How optimistic are you?

Optimism has been broadly defined as the expectation that things will go well in the future. It can be broken down in terms of how an individual explains the causes of good and bad events. Optimists explain bad events as having external, unstable and specific causes (This exam was really hard) and good events as having internal, stable and global causes (I’m really good at this subject).

Pessimists are the opposite – they explain bad events as having internal, stable and global causes (I’m no good at exams) and good events as having external, temporary and specific causes (The exam was easy this time). Optimism has been shown to have a positive effect on health, sporting success, work success, avoiding depression and other mood disorders. You can test your optimism and pessimism yourself at

We can also distinguish between Little Optimism and Big Optimism. Little Optimism is about the small things in life, like whether I will be able to find a parking spot. Big Optimism is about broader, more general things, like whether the world will solve the greenhouse gas problem. Little Optimism may directly influence your behaviour and lifestyle choices, whereas Big optimism may influence your general mood, and perhaps your immune system.

It is possible to have different levels of the two types of optimism, and different expectations about different types of goals. You may be optimistic about the future, and so don’t see the need to recycle, but pessimistic about whether you will get a parking spot or get the promotion at work.

Are optimistic people happier? If you are working towards your goals in the expectation that you will achieve them then I would argue that you are. If you consider all effort to be hopeless then you won’t aspire to reach goals and you won’t even try try to achieve them. I was at uni in the early 1980s when we all thought there would be a nuclear war at any moment, and I’m sure that expectation did nothing to help us do well at uni.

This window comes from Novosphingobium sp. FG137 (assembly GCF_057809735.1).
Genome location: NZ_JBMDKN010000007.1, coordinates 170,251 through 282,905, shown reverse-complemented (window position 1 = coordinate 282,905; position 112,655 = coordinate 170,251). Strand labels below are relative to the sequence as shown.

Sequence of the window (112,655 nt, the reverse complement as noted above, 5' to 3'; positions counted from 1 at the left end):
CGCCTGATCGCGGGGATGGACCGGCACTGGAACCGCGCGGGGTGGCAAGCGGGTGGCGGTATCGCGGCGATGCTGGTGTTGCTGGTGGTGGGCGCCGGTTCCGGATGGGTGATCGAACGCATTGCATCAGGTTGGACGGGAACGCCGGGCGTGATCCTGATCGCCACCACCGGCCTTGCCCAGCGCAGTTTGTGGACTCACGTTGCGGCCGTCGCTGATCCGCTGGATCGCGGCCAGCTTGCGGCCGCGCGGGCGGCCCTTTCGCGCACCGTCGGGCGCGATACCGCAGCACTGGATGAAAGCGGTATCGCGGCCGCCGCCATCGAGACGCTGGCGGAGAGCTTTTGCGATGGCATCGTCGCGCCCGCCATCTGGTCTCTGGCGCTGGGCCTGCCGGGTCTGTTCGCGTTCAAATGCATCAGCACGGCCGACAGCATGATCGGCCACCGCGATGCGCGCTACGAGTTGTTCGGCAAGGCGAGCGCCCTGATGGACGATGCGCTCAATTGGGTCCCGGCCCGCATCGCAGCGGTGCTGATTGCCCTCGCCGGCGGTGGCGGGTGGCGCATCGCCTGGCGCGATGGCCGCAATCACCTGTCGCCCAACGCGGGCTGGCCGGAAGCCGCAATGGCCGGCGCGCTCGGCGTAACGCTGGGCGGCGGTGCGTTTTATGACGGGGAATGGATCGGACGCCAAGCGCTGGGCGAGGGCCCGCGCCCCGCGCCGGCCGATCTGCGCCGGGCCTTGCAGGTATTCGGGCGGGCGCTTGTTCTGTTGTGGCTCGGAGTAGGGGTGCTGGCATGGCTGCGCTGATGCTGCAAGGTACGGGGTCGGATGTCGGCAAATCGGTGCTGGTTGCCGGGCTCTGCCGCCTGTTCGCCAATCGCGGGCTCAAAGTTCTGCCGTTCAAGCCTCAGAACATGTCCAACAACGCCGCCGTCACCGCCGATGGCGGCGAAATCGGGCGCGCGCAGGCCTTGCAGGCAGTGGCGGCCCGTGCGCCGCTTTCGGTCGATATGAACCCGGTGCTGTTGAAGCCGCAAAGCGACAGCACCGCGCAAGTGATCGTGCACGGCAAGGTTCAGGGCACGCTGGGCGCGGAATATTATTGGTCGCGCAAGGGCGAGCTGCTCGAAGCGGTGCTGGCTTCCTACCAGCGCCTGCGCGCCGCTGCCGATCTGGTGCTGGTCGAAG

We can learn to be more optimistic. Martin Seligman advocates disputing your pesimistic beliefs and expectations, and if you do this enough it replaces the habits you learned when you were younger. He also recommends teaching optimism to your children by letting them master tasks on their own and showing them that their actions have consequences – not just negative consequences, but positive ones as well.

Seligman gives a lovely example of the gales of laughter his daughter produces when they play the game of banging on the table – she bangs once on the table, everyone else at the table bangs on the table. She then bangs three times on the table, and then so does everyone else. She is learning that she can have an effect on the people she loves, and that that she matters to them.

Surely optimism, and general happiness, is made of stuff like this.


Christopher Peterson, A Primer in Positive Psychology. New York: Oxford University Press, 2006.

Martin E.P. Seligman, Learned Optimism. Sydney: Random House, 1992.

Martin E.P. Seligman, Authentic Happiness. Sydney: Random House, 2002.

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